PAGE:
MicSem Publications

Palauan Custom

by Francis X. Hezel S.J.

November 22, 1986 Cultural

Reflection Weekend
Koror, Palau
November 22-23, 1986

The topic of the Reflection Weekend in Palau, as suggested by many of the people themselves, was Palauan custom (siukang). People often refer to "custom" as a matter of concern, although feelings towards it seem to be ambivalent. On the one hand, it is something closely identified with Palauan identity and seen as a part of the very life of the people. On the other hand" it appears to have become burdensome to many today and is seen by some to be in conflict with Christian values to a certain extent.

Custom: Siukang. When people speak of Palauan custom (siukang) , they seem to refer primarily to those customs that entail financial obligations, often considerable, to family and friends. These include the following:

ocheraol: a custom on the occasion of the building of a house, but which can also help pay for a new boat or something else;

house party: a custom of much recent vintage for the building of a house or financing major repairs on a house;

chebechiil: marriage;

ngasech: the traditional ceremony held in honor of the first born child.

kemeldiil: the wake at the death of someone;

sis: a traditional ceremony held four days after the death that involves food offerings to the spirit of the deceased;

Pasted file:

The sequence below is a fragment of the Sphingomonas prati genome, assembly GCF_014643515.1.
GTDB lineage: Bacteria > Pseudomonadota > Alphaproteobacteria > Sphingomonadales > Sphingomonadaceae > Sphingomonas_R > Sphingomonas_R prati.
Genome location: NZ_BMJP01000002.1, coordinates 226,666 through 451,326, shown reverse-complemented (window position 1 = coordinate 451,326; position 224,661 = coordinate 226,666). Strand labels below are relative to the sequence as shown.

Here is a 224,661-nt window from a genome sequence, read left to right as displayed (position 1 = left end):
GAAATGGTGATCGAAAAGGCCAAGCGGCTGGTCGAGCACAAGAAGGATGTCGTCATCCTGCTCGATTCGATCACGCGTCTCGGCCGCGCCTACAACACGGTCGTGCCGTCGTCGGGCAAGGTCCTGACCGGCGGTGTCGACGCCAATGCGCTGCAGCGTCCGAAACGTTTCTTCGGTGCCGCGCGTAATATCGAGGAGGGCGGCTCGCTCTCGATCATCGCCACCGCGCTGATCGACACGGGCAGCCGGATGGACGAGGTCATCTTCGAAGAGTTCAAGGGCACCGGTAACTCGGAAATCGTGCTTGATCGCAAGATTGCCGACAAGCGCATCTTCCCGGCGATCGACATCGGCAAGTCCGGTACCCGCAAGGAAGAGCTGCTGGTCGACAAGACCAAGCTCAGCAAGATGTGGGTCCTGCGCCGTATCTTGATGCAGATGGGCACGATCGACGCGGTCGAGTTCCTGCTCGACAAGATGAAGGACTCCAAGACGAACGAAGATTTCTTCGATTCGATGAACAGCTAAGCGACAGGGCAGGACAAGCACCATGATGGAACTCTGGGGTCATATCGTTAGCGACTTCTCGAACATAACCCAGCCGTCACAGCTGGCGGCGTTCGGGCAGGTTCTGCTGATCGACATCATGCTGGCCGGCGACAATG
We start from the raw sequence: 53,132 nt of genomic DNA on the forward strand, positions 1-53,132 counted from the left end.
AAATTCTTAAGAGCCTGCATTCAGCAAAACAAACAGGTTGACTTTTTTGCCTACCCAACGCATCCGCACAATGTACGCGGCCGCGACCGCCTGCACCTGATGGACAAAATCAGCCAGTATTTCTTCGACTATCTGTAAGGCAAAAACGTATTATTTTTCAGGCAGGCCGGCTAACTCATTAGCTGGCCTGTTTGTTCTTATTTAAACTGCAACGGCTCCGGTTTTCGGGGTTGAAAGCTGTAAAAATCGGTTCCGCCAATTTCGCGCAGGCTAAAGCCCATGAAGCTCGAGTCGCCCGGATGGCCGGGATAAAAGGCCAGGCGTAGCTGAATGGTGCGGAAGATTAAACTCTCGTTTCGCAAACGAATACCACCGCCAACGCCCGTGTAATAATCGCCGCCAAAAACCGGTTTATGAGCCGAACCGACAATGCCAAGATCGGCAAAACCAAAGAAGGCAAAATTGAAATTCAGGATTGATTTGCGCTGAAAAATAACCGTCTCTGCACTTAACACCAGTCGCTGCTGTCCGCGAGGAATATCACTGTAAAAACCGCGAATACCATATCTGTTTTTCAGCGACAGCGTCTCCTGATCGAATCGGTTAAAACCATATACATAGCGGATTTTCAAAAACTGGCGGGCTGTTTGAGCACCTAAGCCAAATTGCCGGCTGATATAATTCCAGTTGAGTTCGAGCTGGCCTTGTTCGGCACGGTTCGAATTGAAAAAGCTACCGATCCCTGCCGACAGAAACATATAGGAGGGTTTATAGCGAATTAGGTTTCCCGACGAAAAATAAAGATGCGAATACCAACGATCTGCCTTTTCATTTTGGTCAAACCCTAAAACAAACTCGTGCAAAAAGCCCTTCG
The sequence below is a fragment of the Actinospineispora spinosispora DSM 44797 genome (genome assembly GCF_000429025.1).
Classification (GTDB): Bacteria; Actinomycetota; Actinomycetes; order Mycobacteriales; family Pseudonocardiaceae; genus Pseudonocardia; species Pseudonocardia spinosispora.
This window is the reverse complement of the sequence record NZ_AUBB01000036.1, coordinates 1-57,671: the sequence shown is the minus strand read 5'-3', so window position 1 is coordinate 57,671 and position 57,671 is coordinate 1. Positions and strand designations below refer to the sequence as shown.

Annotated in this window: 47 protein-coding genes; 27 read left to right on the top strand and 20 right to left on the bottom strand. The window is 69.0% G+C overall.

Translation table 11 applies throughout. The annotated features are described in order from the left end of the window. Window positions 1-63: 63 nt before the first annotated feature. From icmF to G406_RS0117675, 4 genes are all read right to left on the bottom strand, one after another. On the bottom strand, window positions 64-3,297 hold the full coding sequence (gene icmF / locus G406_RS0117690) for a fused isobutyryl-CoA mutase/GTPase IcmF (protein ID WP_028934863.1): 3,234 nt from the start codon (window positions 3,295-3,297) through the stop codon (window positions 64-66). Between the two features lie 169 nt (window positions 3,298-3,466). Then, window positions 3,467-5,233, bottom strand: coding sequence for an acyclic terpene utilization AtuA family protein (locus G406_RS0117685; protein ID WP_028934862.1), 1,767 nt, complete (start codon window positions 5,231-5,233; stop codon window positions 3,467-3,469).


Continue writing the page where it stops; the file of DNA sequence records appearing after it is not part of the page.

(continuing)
omengades: a ceremony traditionally held nine days after death in which stones are placed on the grave;

cheldecheduch: held some months after the death to settle the debts and funeral expenses and to make other settlements between the families of the deceased and his spouse.

Rather than deal with this whole panoply of customs, we decided to have a closer look at one of them so as to better examine the changes that have occurred in the custom. The participants chose ocheraol as the one custom that we would analyze in detail, although many felt that the customs related to funerals were as burdensome and perhaps even more problematic. These were also more numerous and complex, however, and so were less easily analyzed in the relatively short time that was available during the weekend.